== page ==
How does binary interface with recognizable phenomena?


I may not be phrasing this right, but basically how does the information translate from mere electronic impulse to interactive reality? How does the seemingly simple on/off nature of computer code result in such complex things as a high resolution image, audio, this website?

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> basically how does the information translate from mere electronic impulse to interactive reality?

If you had ever interacted with a taser you would not be of the impression that electric impulses are somehow not part of reality.

Electric impulses are quite real. Turning a current on or off can do things like manipulate lights, or electric motors to create movement. Images on a screen are just a bunch of tiny lights in a certain pattern, and sound is created by vibrating air using electromagnets.

High resolution images, complex audio, and things like this website are just complex combinations of these signals. How to get from on and off to that complexity is a huge topic but hopefully this addressed your core question of the transition from something you considered “unreal” to “tangible reality”.

Let’s consider a photograph.

Vision is based on light, obviously. White light can be broken into red, green, and blue components, which means that colors can be represented by describing them in terms of how much of each component they have.

A pure blue has no red, no green, and some amount of blue; how much blue determines how bright it is.

How is this related to binary, you might ask; well, since you have the ability to describe two states (off and on), you can use those two states to represent numbers.

The *decimal system* (what we’re familiar with) uses the numerals 0-9, as well as *places* — 19 has a 1 in the *tens place* and a 9 in the *ones place,* so the number is (1*10) + (9*1). As you can see, each time you move over a place, the number you’re describing goes up by a power of ten.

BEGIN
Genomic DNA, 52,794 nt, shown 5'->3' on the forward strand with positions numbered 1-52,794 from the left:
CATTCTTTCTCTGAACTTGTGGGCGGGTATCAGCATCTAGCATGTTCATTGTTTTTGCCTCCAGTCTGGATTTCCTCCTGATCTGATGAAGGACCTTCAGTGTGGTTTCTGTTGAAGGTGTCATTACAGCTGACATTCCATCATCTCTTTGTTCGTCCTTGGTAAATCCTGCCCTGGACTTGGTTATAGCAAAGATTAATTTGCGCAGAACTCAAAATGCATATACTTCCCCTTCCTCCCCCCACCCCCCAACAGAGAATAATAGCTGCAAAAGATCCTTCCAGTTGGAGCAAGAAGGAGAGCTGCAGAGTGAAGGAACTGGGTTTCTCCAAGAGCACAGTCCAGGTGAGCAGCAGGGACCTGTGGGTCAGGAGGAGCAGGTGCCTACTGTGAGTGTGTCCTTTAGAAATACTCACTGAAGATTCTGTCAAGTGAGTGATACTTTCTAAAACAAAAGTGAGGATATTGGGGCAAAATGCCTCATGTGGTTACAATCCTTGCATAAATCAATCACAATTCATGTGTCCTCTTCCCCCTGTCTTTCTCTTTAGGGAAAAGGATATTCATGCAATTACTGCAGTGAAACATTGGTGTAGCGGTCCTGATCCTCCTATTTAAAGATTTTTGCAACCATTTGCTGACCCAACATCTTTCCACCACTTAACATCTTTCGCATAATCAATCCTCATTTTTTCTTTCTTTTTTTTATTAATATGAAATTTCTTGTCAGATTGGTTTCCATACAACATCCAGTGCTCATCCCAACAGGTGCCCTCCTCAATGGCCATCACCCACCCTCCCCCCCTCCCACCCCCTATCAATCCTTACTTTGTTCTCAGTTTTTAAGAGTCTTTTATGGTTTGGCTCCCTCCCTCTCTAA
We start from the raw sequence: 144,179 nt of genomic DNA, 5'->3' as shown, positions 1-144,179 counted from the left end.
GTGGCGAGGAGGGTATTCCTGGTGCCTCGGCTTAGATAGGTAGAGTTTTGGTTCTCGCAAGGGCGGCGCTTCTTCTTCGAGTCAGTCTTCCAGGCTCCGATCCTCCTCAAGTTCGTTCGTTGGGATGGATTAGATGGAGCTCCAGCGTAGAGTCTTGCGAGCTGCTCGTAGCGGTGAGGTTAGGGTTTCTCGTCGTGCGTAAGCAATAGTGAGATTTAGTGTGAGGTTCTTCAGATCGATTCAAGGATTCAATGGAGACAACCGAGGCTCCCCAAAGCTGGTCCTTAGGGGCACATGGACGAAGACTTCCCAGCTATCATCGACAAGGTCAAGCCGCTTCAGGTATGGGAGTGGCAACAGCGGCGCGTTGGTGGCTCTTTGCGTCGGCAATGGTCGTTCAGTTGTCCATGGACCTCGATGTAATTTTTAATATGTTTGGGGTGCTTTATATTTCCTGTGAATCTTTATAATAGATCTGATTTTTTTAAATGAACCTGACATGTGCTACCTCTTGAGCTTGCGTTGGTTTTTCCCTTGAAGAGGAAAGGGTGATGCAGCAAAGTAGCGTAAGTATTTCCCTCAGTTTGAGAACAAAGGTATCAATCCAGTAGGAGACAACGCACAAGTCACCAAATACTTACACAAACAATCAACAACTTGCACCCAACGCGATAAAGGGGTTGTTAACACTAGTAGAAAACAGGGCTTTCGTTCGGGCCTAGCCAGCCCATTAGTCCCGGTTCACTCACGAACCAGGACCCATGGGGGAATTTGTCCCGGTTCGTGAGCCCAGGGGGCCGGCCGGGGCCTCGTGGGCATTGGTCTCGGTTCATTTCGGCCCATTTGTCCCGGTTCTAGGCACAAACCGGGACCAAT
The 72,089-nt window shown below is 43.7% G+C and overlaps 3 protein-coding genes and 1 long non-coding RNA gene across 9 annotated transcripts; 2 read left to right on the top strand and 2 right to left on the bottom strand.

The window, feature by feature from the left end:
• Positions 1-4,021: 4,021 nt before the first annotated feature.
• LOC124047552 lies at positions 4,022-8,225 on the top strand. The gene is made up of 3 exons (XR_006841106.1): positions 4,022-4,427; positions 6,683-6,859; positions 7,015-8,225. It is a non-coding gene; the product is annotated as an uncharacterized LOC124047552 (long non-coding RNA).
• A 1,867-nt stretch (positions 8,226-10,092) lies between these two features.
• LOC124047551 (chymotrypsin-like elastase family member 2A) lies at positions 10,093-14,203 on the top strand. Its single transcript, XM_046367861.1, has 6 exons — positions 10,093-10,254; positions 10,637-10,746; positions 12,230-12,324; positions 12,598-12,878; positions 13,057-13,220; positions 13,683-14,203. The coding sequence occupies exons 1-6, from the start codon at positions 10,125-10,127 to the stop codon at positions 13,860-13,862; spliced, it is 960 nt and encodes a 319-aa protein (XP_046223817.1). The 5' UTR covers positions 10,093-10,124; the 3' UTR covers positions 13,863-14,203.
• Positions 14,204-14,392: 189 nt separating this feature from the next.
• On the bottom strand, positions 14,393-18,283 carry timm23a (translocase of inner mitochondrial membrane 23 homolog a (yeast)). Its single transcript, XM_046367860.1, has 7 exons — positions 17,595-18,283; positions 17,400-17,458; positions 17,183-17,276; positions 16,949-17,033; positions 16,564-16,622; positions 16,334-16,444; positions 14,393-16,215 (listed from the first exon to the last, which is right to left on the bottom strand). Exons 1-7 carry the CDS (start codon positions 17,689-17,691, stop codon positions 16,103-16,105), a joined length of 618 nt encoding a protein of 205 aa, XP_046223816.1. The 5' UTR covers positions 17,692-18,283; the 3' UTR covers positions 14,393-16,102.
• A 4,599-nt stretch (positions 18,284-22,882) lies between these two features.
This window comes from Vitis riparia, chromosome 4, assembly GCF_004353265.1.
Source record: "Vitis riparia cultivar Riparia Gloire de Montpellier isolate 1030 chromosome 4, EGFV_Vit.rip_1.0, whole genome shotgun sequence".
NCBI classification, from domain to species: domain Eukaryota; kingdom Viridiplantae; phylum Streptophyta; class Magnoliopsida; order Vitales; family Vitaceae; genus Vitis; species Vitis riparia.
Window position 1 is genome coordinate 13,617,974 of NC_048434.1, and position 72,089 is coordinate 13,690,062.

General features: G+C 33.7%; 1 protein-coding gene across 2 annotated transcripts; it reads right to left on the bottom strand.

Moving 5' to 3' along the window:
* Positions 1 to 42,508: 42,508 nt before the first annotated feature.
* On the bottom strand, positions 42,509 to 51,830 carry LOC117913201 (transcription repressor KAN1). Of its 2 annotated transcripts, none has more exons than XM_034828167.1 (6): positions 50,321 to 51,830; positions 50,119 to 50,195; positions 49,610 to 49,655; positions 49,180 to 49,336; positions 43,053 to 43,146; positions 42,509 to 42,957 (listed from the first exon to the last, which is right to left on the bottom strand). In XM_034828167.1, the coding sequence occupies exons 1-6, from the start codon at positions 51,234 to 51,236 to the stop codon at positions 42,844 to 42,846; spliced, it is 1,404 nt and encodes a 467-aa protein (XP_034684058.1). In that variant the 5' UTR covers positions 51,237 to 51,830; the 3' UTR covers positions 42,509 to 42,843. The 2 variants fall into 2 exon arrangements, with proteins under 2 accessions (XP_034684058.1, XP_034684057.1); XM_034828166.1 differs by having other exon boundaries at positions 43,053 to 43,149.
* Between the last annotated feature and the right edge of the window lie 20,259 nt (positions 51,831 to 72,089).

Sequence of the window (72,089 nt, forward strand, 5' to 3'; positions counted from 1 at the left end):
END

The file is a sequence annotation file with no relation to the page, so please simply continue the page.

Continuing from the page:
Similarly, the *binary system* describes numbers in powers of two. 19 in decimal can be represented in powers of two by:

1*16 + 0*8 + 0*4 + 1*2 + 1*1

or `00010011` in binary.

In this way, you can represent any number from 0 to 255 with eight **bi**nary digi**ts** — eight *bits.*

Wait. Weren’t we talking about images? Yes, we were. You can take those binary numbers and use them to represent how much of a hue there is — how much red, green, and blue light there should be.

Usually, images are represented in *hexadecimal,* another number system written in *base sixteen.* So, the brightest blue would be written #00(red) 00(green) FF(blue).

(16*15) + (1*15) = 255

With this information, a monitor knows exactly what color it should display.


The binary is useful because boolean logic–which can be expressed through binary inputs and outputs–can be used to perform computation.

But ultimately, somewhere along the line there’s a program that recognizes specific binary inputs as belonging to specific real-world phenomenon. For example, a bitmap font associates a specific binary sequence with a specific image of a letter. Abstracting away all the rest of the computation involved, when you press a key on your keyboard you’re sending a signal to the computer, which associates that signal with an image in a font file somewhere, retrieves that image, and displays it to the screen.

The image itself, high-res or not, is composed of a sequence of pixels, each of which is associated with a binary sequence in memory that the display knows how to read, and which corresponds to the color of the pixel. Higher resolution images just add more pixels per unit of space (though to be pedantic lower-resolution images have the same number of pixels, as determined by your screen, and the computer just uses one value to determine the color of a larger group of pixels on the screen).